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Magnetic susceptibility of Middle Ordovician sedimentary rocks, Pakri Peninsula, NW Estonia/Pakri poolsaare Kesk-Ordoviitsiumi labiloike magnetiline vastuvotlikkus.

INTRODUCTION

The terrain of the Baltica palaeocontinent occupies the landmass in northern and eastern Europe in between the Ural Mountains and the Trans-European Suture Zone. The East European Craton (EEC) forms the core of Baltica and has a thick Archaean to mid-Proterozoic continental crust (Bogdanova et al. 2006). The Ediacaran to Palaeozoic sediments are widely distributed and form a number of distinct basin depocentres within the supracrustal successions of the EEC (see Nikishin et al. 1996 for details).

The Baltoscandian Palaeobasin (Fig. 1A) developed in the western part of the EEC and at times extended to more or less the areas of present-day NW Russia, the Baltic States, Scandinavia, Poland and Belarus (Mannil 1966; Jaanusson 1973). It has been a stable intracratonic sedimentary basin through most of its evolution. In the northern and central parts of the basin (Estonia, northern Latvia and NW Russia), the Ediacaran and lower Palaeozoic sediments cover the Precambrian crystalline basement (Nikishin et al. 1996). In Estonia, the Ediacaran to Devonian sediments lie on the southern slope of the Baltic Shield and are slightly (<1[degrees]) tilted southwards. The deposits are well preserved and unaffected by deep burial diagenesis and significant tectonic deformations. The sediments are, however, not pristine and have undergone diagenetic processes varying in intensity both vertically and laterally (Vingisaar & Taalmann 1974; Kirsimae et al. 1999; Raidla et al. 2006). The area under study was a shallow marine carbonate facies known as the North Estonian Confacies or the Estonian Shelf (Nestor & Einasto 1997; Fig. 1A) during the Middle Ordovician. The Baltoscandian Palaeobasin, together with the Baltica Plate, was shifting northwards from about 50[degrees] to 30[degrees] southerly latitudes during the Middle Ordovician (Torsvik et al. 2012; Plado et al. 2016) and probably experienced a temperate climate (Lindstrom 1984).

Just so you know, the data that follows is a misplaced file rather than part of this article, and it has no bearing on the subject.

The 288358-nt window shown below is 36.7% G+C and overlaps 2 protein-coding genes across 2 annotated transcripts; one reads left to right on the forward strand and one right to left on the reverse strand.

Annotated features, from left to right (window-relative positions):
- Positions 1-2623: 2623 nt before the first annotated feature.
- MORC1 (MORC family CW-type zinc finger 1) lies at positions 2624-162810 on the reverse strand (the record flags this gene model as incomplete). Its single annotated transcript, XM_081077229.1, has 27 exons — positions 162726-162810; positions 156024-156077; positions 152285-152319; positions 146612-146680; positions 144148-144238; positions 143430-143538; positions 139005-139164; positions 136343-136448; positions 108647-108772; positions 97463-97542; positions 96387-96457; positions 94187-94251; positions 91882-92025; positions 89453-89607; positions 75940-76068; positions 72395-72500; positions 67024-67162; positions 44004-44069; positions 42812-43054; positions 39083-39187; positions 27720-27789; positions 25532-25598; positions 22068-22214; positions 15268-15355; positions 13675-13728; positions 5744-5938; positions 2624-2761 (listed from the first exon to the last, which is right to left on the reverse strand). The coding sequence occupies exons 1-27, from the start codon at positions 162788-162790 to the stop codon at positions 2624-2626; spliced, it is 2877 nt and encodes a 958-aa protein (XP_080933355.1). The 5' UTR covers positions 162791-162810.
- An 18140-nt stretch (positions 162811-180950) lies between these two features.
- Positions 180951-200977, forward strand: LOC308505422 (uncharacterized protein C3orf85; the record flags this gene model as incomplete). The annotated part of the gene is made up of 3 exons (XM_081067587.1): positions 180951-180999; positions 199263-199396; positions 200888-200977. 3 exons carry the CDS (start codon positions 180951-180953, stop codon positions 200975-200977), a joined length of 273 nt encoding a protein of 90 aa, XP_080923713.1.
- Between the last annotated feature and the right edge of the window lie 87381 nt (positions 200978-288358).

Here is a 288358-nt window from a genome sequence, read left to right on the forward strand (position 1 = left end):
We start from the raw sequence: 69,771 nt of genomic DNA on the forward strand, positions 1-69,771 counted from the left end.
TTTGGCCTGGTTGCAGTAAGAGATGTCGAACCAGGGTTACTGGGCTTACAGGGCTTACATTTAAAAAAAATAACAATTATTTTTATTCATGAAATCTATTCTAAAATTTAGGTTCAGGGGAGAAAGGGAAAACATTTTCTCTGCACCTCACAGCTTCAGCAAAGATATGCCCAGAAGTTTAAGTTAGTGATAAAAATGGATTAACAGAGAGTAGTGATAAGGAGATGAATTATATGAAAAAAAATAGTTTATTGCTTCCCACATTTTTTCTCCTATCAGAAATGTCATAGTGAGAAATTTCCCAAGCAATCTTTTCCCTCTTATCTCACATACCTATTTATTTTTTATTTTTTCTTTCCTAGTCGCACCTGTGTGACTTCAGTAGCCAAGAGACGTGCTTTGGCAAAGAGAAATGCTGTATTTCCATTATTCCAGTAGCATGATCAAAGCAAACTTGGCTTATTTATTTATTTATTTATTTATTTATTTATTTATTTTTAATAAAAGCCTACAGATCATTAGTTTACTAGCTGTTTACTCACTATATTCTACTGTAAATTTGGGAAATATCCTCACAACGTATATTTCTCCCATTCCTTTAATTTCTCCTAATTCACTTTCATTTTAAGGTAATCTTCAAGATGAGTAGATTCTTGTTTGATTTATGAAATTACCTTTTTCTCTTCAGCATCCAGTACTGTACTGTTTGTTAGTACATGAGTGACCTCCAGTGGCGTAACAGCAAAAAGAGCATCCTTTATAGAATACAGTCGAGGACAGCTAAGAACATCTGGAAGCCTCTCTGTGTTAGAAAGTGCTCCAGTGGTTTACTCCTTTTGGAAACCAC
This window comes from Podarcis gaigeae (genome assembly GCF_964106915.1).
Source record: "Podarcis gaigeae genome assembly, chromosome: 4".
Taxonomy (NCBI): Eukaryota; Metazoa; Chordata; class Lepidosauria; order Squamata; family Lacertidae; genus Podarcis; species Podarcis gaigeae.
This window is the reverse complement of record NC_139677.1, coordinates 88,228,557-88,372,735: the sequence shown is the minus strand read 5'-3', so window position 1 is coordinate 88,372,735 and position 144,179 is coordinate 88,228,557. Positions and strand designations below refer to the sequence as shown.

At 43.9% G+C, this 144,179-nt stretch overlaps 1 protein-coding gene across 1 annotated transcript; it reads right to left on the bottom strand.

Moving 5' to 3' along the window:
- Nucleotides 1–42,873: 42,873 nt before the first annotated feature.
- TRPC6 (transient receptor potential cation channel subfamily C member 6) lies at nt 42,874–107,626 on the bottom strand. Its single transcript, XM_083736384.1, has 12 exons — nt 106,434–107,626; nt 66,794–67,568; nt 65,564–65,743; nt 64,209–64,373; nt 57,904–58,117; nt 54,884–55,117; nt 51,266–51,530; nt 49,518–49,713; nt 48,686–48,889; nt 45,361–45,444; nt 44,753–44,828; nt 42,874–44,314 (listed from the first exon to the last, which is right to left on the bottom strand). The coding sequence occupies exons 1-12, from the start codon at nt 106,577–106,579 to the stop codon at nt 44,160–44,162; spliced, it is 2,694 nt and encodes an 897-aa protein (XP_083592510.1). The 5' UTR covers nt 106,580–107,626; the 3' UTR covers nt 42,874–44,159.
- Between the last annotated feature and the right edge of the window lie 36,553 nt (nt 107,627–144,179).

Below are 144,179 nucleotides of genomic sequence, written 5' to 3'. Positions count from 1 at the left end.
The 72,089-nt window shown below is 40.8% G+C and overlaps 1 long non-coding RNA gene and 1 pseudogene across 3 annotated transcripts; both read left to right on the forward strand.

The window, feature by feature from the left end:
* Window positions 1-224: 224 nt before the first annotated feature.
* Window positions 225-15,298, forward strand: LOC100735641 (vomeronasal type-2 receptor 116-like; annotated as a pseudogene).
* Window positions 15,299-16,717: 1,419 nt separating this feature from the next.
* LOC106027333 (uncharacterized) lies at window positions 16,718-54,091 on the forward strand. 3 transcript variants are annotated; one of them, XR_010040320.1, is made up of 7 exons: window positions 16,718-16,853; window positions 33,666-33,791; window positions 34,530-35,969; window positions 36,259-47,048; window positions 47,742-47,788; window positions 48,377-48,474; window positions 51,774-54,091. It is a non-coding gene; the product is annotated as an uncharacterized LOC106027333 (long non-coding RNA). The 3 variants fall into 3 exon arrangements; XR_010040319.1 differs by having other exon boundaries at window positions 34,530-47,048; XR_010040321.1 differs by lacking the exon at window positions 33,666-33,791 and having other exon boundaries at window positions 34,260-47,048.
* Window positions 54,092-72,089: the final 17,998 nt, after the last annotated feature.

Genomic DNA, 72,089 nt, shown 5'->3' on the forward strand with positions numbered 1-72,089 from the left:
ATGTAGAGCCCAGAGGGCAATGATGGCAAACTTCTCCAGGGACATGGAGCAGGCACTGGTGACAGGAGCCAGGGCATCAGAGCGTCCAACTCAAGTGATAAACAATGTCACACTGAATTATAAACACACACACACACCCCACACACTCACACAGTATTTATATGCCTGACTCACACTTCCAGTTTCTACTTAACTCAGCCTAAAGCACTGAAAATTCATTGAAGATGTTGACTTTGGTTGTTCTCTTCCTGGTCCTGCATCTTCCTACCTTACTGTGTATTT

Magnetic properties often provide proxy information of the concentration and composition of the depositing material and their use has become widespread in the study of Phanerozoic sediments (e.g. da Silva & Boulvain 2006). Magnetic susceptibility (MS) has often been used for correlative purposes because magnetic correlations are intercontinental and provide better precision than biozones (Crick et al. 1997, 2000; Ellwood et al. 2000; Whalen & Day 2008, 2010). It has been suggested that variations in MS are related to changes in lithogenic (aqueous, detrital and aeolian) inputs during transgressive-regressive cycles, which in turn results in changes in the amount of iron, clay and ferromagnesian constituents (e.g. Ellwood et al. 2006). Sequence stratigraphic analyses have shown that during lowstand and early transgressive episodes the erosion of continents increases an influx of detrital material into basins, whereas the MS high during early transgression is likely the result of transgressive reworking of high MS detrital components eroded during lowstand (Racki et al. 2002; Whalen & Day 2010). On the contrary, low MS is generally observed within deposits of late transgressive and highstand parts of the cycles. Major eustatic sea-level fluctuations are related to palaeoceanographic changes, which are recorded in the stable isotope composition of the corresponding sedimentary rocks and are represented by biotic changes (see Ainsaar et al. 2010).